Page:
The Collection

Like its predecessor, 2009's The Collector, The Collection is a brutal, indulgent bloodbath. Rather than developing its characters or slowly building tension, it slashes forward at a depraved rate, killing off both familiar faces and random people with video game-like aggression. It’s entirely possible the film’s body count actually reaches three digits by the end, all in an effort to up the previous installment in every way possible.

For the most part, this bigger is better philosophy actually works. The Collection offers more characters actually capable of fighting back against the antagonist. It offers more bizarre and grandiose booby traps and a new heightened sense of tension from the general public who are aware of and want the villain caught. These positive changes strike the right balance between continuity and original intrigue for the sequel. Unfortunately, the new location does not. In fact, it’s the singular reason why round one works and round two only sort of works.

The original Collector is set inside a house. It offers a small number of characters including Arkin O’Brien (Josh Stewart) and lets them play a cat and mouse game with a sick, merciless serial killer. By the end of the film, viewers really get a chance to know the house and all of the little secrets it hides. It’s like Clue in that way. The newest installment, however, takes place inside a once abandoned hotel so massive, dark and mysterious it gives HH Holmes’ World’s Fair business and Sarah Winchester’s mansion runs for their money.

Our old friend Arkin is back alongside a team of highly trained mercenaries paid by the rich father (Christopher McDonald) of a girl (Emma Fitzpatrick) our antagonist kidnapped, but because of the rapid increase in booby trapped space, it’s impossible to predict what might happen next or even have opinions on what actions the characters should take. It’s roughly the equivalent of being a little kid and told you can wander through the candy store versus being told you can roam throughout the entire mall. More freedom might sound better in theory, but in practicality, it really isn’t.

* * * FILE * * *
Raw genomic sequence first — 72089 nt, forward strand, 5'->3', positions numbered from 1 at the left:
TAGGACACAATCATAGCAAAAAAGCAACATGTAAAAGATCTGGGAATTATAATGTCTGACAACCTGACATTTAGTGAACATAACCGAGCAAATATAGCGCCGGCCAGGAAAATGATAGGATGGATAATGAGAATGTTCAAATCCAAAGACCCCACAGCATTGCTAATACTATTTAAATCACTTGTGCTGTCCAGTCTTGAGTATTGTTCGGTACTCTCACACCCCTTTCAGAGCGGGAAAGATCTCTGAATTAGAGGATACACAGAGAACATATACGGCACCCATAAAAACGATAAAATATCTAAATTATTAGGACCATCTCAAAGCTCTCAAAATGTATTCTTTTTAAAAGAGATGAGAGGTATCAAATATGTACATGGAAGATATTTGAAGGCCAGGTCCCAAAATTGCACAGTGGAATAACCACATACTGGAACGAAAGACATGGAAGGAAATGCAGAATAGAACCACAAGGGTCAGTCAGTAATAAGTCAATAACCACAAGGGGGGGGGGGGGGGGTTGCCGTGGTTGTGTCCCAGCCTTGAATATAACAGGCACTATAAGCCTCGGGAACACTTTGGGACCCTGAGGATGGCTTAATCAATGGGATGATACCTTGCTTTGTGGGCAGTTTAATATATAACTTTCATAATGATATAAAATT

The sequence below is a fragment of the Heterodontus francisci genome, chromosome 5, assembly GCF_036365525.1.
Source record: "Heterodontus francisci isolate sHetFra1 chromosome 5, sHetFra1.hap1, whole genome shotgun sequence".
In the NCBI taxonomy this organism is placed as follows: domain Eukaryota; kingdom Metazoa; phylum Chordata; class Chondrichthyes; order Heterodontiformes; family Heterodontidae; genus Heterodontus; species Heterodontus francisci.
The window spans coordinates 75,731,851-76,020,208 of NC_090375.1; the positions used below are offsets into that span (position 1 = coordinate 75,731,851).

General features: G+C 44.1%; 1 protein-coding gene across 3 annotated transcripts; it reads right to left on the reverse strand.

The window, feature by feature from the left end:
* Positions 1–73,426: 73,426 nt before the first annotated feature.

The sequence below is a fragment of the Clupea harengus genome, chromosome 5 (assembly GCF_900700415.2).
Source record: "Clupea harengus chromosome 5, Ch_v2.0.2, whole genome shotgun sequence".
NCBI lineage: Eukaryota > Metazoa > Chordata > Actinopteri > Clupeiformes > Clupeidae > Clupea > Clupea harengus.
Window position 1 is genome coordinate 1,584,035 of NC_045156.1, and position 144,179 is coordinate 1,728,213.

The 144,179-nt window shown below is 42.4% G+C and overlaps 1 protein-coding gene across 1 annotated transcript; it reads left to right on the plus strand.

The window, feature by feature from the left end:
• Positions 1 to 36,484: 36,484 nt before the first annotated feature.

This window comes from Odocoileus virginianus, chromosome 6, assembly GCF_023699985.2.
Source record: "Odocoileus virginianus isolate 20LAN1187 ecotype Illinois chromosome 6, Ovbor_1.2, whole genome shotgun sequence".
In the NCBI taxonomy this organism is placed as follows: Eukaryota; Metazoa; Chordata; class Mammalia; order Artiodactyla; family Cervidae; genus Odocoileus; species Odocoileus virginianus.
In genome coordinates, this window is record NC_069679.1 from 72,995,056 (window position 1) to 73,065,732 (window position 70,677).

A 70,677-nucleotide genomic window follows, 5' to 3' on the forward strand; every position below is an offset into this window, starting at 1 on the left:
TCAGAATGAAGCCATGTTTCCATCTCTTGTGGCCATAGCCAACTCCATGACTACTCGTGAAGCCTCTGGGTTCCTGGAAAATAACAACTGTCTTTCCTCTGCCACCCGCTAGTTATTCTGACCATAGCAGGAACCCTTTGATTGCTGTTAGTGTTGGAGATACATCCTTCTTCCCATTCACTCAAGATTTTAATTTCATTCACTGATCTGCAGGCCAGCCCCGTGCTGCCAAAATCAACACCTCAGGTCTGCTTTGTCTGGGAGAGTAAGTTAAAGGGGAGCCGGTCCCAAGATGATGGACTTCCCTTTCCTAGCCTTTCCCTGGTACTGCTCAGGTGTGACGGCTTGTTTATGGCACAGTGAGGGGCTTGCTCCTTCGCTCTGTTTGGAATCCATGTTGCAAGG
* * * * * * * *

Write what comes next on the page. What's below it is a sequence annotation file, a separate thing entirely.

Fortunately, co-writer/ director Marcus Dunstan really does know what he’s doing when it comes to conceiving and subsequently delivering on scary premises. Several of the larger scenes including numerous extras are smartly choreographed to seem frenzied without disorienting the audience. The basic concept of a man slaughtering a number of people and saving one to add to his collection is just as horrifying now as it was during the first installment, and proper care is put into including plenty of weird, macabre shit like body part rooms, bear traps and loose spiders.

With good acting from the lead characters, a good concept and some edge of your seat, cover your eyes moments, The Collection has enough to please hardcore horror fans and casual moviegoers looking for a fright. Given the mistake it made with the location, however, it still has to be looked at as a bit of a missed opportunity. Sometimes savage chaos is better when it’s carefully ordered.

Mack Rawden
Editor In Chief

Mack Rawden is the Editor-In-Chief of CinemaBlend. He first started working at the publication as a writer back in 2007 and has held various jobs at the site in the time since including Managing Editor, Pop Culture Editor and Staff Writer. He now splits his time between working on CinemaBlend’s user experience, helping to plan the site’s editorial direction and writing passionate articles about niche entertainment topics he’s into. He graduated from Indiana University with a degree in English (go Hoosiers!) and has been interviewed and quoted in a variety of publications including Digiday. Enthusiastic about Clue, case-of-the-week mysteries, a great wrestling promo and cookies at Disney World. Less enthusiastic about the pricing structure of cable, loud noises and Tuesdays.